"Up and to the Duke, who himself told me that Sir J. Lawson was come home to Portsmouth from the Streights, who is now come with great renown among all men, and, I perceive, mightily esteemed at Court by all."

L&M: The new standing of this ex-Anabaptist and ex-Republican was due to his treaties with the Moors: https://www.pepysdiary.com/diary/1662/05/22/ and https://www.pepysdiary.com/diary/1662/05/22/#c312…
https://www.pepysdiary.com/diary/1662/11/22/ and https://www.pepysdiary.com/diary/1662/11/22/#c382…
On 29 December 1662 he had been granted a pension of £500 p.a.:CSPD 1661-2, p. 605.

About Sunday 4 January 1662/63

Terry Foreman  •  Link

"After dinner I and she walked, though it was dirty, to White Hall (in the way calling at the Wardrobe to see how Mr. Moore do [doth - L&M]"

L&M: Henry Moore (lawyer and Sandwich's man of business) had been ill since the previous October.

About Elizabeth Bowyer

Terry Foreman  •  Link

Elizabeth and Robert Bowyer -- Pepys writes 'my mother' and 'my father' Bowyer -- were two of Pepys's most generous and trustworthy Westminster friends.

About Sunday 9 December 1660

Terry Foreman  •  Link

"From thence going to my Lady I met with a letter from my Lord (which Andrew had been at my house to bring me and missed me), commanding me to go to Mr. Denham, to get a man to go to him to-morrow to Hinchinbroke, to contrive with him about some alterations in his house, which I did and got Mr. Kennard."

L&M: John Denham (the poet) was Surveyor-General of the King's Works; Thomas Kennard (Kenward) was Master-Joiner under him. Sandwich had just arranged for five marble mantlepieces to be brought over from Italy: Carte 73, f.502r.

About Sunday 9 December 1660

Terry Foreman  •  Link

"This being done I went to chappell, and sat in Mr. Blagrave’s pew, and there did sing my part along with another before the King, and with much ease."

L&M: Thomas Blagrave was one of the gentleman of the Chapel Royal; Pepys was singing (? at sight) with the choir. Cf. a similar occasion on 29 December 1661.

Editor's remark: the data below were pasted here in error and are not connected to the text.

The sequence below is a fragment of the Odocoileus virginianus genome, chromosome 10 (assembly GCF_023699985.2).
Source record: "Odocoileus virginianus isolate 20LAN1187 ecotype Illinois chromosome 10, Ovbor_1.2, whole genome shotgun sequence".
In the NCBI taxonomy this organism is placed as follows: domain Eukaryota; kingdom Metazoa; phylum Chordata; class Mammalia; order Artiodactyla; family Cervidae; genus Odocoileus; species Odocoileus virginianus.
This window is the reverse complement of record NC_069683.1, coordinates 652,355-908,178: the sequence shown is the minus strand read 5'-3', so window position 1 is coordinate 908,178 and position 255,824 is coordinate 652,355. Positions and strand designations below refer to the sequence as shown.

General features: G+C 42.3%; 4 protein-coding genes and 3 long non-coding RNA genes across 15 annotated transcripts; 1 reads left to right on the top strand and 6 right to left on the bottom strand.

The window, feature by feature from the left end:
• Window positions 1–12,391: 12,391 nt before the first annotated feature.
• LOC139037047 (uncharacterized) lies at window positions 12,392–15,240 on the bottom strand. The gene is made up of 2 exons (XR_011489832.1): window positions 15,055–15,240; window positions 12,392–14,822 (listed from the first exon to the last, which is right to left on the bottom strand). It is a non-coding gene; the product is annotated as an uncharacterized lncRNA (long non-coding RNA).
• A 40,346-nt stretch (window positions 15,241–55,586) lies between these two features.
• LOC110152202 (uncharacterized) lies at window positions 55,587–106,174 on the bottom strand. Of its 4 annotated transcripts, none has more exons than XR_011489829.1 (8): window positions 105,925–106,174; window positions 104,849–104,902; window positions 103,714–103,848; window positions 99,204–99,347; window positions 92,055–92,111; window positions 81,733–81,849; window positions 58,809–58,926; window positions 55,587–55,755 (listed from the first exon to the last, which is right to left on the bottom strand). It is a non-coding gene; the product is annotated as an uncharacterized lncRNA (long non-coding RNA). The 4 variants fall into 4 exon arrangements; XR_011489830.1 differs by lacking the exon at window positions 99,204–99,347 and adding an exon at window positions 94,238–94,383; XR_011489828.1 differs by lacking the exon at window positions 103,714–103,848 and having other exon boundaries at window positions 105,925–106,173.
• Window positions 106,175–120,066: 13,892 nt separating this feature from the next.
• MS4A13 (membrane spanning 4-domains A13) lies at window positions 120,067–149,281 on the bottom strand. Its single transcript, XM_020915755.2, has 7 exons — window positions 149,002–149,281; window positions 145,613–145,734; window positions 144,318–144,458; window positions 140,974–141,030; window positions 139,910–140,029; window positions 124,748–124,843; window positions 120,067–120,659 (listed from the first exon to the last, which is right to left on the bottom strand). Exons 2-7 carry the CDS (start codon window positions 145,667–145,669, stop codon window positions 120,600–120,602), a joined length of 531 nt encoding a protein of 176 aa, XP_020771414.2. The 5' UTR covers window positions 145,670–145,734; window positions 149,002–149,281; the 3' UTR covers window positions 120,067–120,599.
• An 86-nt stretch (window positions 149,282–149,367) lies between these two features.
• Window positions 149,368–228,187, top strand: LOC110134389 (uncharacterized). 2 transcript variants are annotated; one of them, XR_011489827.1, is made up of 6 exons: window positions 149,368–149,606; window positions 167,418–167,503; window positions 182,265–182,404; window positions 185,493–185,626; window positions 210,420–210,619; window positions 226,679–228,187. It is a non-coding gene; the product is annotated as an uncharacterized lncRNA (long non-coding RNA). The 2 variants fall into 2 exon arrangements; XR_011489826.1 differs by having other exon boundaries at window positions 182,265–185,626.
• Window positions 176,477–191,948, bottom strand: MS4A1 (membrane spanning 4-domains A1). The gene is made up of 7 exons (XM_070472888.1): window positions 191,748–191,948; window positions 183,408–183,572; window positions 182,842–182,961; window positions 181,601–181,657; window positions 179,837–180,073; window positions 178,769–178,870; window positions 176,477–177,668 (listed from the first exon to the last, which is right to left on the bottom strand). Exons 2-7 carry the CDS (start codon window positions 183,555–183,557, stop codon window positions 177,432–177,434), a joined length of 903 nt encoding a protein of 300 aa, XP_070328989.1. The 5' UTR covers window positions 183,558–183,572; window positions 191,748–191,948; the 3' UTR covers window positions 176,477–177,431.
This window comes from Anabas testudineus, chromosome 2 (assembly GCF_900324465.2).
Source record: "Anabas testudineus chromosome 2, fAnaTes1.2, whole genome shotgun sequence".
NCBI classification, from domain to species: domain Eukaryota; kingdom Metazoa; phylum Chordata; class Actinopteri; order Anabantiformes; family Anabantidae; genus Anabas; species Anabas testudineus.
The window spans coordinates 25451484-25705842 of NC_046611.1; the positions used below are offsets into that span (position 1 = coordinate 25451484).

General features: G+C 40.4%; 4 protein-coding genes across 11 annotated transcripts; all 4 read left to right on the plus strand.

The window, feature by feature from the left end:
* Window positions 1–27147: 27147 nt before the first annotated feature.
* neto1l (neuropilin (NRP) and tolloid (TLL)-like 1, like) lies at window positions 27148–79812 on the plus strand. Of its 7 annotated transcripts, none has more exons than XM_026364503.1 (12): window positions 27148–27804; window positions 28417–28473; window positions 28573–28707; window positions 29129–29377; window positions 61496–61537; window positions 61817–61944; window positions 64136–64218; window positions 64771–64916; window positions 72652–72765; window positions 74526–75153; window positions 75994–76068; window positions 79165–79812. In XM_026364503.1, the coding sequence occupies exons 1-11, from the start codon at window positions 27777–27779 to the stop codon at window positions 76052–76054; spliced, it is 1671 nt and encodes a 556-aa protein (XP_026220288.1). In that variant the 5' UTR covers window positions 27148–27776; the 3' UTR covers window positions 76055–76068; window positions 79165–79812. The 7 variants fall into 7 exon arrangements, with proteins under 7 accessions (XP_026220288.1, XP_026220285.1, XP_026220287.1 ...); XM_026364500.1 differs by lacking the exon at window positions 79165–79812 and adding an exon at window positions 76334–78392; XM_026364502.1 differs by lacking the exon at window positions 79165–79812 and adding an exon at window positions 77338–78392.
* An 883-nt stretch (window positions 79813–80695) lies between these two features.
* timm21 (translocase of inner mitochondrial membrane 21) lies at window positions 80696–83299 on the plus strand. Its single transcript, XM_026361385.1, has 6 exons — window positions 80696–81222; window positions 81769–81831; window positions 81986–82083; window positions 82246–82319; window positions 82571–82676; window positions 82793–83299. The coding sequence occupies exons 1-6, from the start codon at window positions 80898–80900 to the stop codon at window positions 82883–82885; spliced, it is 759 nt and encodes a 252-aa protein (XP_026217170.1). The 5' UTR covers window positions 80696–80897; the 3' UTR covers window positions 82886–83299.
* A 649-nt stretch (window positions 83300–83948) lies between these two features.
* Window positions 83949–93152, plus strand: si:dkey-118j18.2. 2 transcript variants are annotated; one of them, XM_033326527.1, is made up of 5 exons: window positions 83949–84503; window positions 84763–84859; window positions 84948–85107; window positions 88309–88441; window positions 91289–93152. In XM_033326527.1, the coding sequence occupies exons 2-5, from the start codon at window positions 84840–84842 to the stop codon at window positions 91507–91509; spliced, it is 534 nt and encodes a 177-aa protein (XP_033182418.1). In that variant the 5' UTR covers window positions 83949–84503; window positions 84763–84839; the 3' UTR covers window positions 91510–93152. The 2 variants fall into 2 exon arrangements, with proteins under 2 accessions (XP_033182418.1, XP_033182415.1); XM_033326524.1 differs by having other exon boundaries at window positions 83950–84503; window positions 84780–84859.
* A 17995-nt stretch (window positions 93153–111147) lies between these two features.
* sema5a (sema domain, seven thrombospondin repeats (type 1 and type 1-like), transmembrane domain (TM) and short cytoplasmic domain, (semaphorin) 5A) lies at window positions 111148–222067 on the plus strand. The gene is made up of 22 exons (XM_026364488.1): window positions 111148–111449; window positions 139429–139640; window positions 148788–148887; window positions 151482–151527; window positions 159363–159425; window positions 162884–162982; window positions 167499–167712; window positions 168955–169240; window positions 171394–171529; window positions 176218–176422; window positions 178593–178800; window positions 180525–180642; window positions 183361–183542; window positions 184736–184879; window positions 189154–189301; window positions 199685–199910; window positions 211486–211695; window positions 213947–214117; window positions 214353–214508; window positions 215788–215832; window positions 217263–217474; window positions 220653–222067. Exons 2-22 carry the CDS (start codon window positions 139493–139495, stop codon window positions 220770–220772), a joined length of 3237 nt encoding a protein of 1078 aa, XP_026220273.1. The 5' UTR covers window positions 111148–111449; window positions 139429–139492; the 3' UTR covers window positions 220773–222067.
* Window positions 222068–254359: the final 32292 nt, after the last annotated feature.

About Wednesday 5 December 1660

Terry Foreman  •  Link

"This morning the Proposal which I wrote the last night I showed to the officers this morning, and was well liked of, and I wrote it fair for Sir. G. Carteret to show to the King, and so it is to go to the Parliament."

L&M: A statement of the navy debts was recorded in the Commons' Journals for 5 December (viii. 243-4), but this proposal is not mentioned.

About Tuesday 4 December 1660

Terry Foreman  •  Link

"This day the Parliament voted that the bodies of Oliver, Ireton, Bradshaw, &c.,1 should be taken up out of their graves in the Abbey, and drawn to the gallows, and there hanged and buried under it:"

L&M: CJ, viii. 197; the word used was 'carcases' not 'bodies'. Sentence on these leading regicides was to be executed on 30 January next, the anniversary of their crime. All had died before the Restoration, and had recently been attained by parliament. See
https://www.pepysdiary.com/diary/1661/01/28/?c=55… and
https://www.pepysdiary.com/diary/1661/01/30/?c=55…
The three mentioned had been buried among the kings and queens in Westminster Abbey; Pride, at Nonsuch.

About Wednesday 30 January 1660/61

Terry Foreman  •  Link

"Then to my Lady Batten’s; where my wife and she are lately come back again from being abroad, and seeing of Cromwell, Ireton, and Bradshaw hanged and buried at Tyburn."

L&M: The shrouded and embalmed corpses of the regicides were hanged in public from morning until sundown, then cut down, the heads removed and the 'loathsome trunks' buried under the gallows. Descriptions in Evelyn; Rugge, i, f.154v.

About Monday 28 January 1660/61

Terry Foreman  •  Link

"to an ale-house, where I met Mr. Davenport; and after some talk of Cromwell, Ireton and Bradshaw’s bodies being taken out of their graves to-day,"

L&M: ....The work of exhumation had begun on the 26th; on the 28th the coffins were taken to the Red Lion in Holborn. Pride's body seems to have escaped the fate of the others: M. Noble, Lives Engl. regicides (1798), ii. 132-3. For the story that Cromwell's corpse had been exchanged for that of a king, see https://www.pepysdiary.com/diary/1664/10/13/ and https://www.pepysdiary.com/diary/1664/10/13/#c542…

About Sunday 2 December 1660

Terry Foreman  •  Link

"To church in the afternoon, and after sermon took Tom Fuller’s Church History and read over Henry the 8th’s life in it,"

L&M: Bk v; pp. 163-255 in the folio edition of 1656.

About Tuesday 27 November 1660

Terry Foreman  •  Link

"...This day I do also hear that the Queen's going to France is stopt, which do like, me well, because then the King will be in town the next month…”

vincent conjectures: "I do believe, he means it is a good idea , Queen has a good influence on son Chas.

But he forgets the critical phrase: "This day I do also hear that the Queen’s going to France is stopt, which do like me well, because then the King will be in town the next month, which is my month again at the Privy Seal."

L&M explain the office will then be the busier(and more profitable [for Pepys and the other clerks]): see https://www.pepysdiary.com/diary/A/08/23/ and
https://www.pepysdiary.com/diary/A/08/23/#c6951